Global stock flatline replaces caution vaccine euphoria as bond yield slides

LONDON (Reuters) – Global shares fell flat on Friday as the US and European COVID-19 hospital surged, raising eagerness for a promising vaccine, although Wall Street News appears poised for a strong election for president-elect Was, which Biden set his cement. Victory in the election.

File photo: London Stock Exchange Group offices are seen on December 29, 2017 in the city of London, UK. REUTERS / Toby Melville / File Photo

US futures rose 0.5% to 0.830 GMT after Edison Research projected Biden to capture Arizona’s battlefield, undermining President Donald Trump’s efforts to reverse the results of the November 3 election.

However, the Pan-European Stocks 50 was down 0.2% from its initial levels. MSCI’s all-country equity index slipped 0.1%

François Savory, Chief Investment Officer at Swiss, said, “You received overnight news on COVID in the US, which is not good and … provided investors with the opportunity to book some profits post-Pfizer and post-US elections Does. ” Money Manager Prime Partner.

The news of a growing coronovirus infection at the end of Wall Street on Thursday saw little and as investors weighed the schedule for effective vaccination. Several US states have introduced stricter social reform rules after reports of record hospitalization

Even in Europe, the number of hospitals is now at the peak of the first wave and officials said that measures to control infection should continue.

US Federal Reserve Chairman Jerome Powell said Thursday that progress in developing the coronovirus vaccine was welcome news, but near-term economic risks remain, underscoring the possibility of additional government stimulus.

However, world shares are up 1.3% for the week. They reached record highs on Monday when pharma giant Pfizer announced that its vaccine was effective in 90% of cases. Russia also promised after reporting its vaccine test.

European markets fell from 0.1% to 0.7%, but the STOXX pan-regional index is set for a second week of large gains. It is up 5% this week as the vaccine news prompts more investors to buy shares in banks and travel firms.

Earlier, there was a 1% drop in Chinese blue-chips after the Trump administration banned US investment in Chinese military-linked firms. A series of high-profile bond defaults were also weighed by state-owned enterprises.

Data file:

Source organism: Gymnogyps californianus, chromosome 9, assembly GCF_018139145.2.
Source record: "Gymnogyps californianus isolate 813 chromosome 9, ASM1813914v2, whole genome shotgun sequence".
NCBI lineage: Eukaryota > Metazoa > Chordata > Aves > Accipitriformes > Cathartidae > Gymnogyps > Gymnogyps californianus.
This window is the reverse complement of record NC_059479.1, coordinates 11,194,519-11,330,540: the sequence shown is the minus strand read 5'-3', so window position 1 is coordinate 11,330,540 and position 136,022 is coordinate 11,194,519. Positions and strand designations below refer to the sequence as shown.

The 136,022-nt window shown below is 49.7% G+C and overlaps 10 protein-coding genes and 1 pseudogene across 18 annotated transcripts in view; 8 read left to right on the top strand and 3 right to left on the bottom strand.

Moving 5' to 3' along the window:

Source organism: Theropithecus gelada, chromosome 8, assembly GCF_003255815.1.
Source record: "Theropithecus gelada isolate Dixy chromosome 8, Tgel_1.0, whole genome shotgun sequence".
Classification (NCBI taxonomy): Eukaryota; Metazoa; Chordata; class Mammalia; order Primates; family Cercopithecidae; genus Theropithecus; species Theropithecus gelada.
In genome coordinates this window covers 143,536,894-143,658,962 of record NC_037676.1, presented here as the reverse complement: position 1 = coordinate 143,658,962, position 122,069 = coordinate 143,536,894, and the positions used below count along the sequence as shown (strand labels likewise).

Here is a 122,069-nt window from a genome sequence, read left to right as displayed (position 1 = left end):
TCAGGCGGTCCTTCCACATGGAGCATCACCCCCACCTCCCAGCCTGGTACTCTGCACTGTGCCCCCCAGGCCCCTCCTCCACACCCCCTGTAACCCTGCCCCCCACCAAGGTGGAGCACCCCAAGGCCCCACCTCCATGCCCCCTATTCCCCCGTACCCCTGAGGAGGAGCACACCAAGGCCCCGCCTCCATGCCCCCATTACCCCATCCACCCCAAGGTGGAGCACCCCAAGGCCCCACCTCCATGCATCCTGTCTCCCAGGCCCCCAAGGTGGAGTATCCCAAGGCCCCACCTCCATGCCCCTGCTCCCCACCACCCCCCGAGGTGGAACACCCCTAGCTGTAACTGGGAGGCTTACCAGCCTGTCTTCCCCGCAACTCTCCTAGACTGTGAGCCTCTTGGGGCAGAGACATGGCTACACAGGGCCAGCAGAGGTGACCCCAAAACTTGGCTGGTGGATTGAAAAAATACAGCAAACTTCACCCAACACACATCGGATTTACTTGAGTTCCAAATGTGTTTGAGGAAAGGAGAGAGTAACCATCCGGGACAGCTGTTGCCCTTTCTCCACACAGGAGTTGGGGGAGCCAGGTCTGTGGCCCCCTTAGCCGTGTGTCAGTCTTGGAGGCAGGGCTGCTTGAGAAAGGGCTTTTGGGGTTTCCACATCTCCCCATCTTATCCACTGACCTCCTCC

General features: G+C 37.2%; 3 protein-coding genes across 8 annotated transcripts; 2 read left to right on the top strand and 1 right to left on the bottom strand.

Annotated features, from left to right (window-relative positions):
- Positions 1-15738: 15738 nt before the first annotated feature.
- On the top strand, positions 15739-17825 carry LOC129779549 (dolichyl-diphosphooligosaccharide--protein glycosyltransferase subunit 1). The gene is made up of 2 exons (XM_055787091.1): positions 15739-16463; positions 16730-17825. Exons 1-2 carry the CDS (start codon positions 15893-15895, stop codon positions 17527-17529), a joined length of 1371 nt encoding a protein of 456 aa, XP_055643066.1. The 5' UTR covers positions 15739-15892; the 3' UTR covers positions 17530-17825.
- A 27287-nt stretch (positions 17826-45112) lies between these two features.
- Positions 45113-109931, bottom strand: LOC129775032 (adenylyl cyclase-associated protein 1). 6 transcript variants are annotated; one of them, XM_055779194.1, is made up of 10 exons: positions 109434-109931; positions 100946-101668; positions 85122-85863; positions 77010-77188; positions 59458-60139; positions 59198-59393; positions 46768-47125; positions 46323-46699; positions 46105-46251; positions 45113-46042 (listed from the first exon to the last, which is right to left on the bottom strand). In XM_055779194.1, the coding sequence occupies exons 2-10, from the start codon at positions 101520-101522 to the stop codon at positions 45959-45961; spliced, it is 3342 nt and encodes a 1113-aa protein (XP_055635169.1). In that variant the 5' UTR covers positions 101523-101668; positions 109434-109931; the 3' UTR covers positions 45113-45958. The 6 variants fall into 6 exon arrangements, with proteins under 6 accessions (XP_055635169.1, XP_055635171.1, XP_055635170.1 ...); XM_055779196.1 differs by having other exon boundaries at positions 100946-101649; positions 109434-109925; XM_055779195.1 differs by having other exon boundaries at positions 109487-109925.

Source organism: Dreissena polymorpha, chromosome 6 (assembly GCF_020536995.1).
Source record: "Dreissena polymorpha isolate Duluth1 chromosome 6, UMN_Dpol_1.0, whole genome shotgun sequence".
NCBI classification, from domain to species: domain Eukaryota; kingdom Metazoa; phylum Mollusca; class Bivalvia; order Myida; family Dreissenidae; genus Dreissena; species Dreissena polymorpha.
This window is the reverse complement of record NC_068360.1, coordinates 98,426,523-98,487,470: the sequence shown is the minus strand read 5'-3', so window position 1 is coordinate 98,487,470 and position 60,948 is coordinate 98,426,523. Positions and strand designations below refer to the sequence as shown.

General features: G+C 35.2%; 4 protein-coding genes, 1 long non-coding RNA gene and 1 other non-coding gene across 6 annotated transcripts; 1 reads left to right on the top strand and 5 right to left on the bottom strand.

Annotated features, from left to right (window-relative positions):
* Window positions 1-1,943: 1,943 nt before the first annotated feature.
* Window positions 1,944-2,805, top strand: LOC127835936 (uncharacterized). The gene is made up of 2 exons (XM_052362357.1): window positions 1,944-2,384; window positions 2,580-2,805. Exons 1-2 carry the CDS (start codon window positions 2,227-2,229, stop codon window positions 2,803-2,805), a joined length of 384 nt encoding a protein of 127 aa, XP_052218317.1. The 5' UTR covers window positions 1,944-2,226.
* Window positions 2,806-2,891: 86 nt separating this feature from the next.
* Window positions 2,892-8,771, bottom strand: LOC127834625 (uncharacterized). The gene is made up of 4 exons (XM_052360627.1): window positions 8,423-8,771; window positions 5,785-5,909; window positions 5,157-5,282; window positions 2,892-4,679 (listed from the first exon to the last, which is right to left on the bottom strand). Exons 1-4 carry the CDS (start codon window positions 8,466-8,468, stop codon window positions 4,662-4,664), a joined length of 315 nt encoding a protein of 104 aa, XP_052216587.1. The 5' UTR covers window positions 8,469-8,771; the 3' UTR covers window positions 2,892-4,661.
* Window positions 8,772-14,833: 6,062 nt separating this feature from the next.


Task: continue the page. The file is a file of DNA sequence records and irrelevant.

Japan’s Nikkei 225 fell 0.57%.

Some investors saw the pullback as a shopping opportunity.

“I think it’s dark just before dawn,” said Michael Fréjis, portfolio manager at Fréjis Capital Partners in Sydney.

“You have to stop the second wave of coronovirus, new sets of shutdowns, obvious problems around the world, traveling again … but at the same time, we have the strongest possible evidence that we have a vaccine.”


A sticking point for markets is the inability of US lawmakers to package enough spending. Thursday’s data highlighted the need for this recovery, reflecting slowing jobs and weak inflation.

While Democrats in Congress urged talks on a multi-trillion-dollar stimulus plan, top Republicans called it too expensive.

US Treasury yields have declined further, with 10-year yields down 0.87% at one basis point, with a seven-and-a-half month high of 0.98% on Monday.

The yield curve, a gauge of growth and inflation expectations, is also flattened.

ING Bank analysts said this decrease in bond yields) was further exacerbated by soft-than-expected US inflation data for October, which was associated with a weaker economic reality.

Germany’s 10-year yield slipped 1.5bps to -0.54%, reaching a two-month high this week.

(GRAPHIC – Gains amid expected vaccine in S&P 500 regions 🙂

Oil prices remained on track for a second week of gains, but COVID-19 growth and higher US raw material reserves pushed up, as futures prices dipped 1% to $ 43 a barrel.

Reporting by Sujata Rao in London and Andrew Galbraith in Shanghai; Additional reporting by Tom Arnold in London; Editing by Larry King


Leave a Reply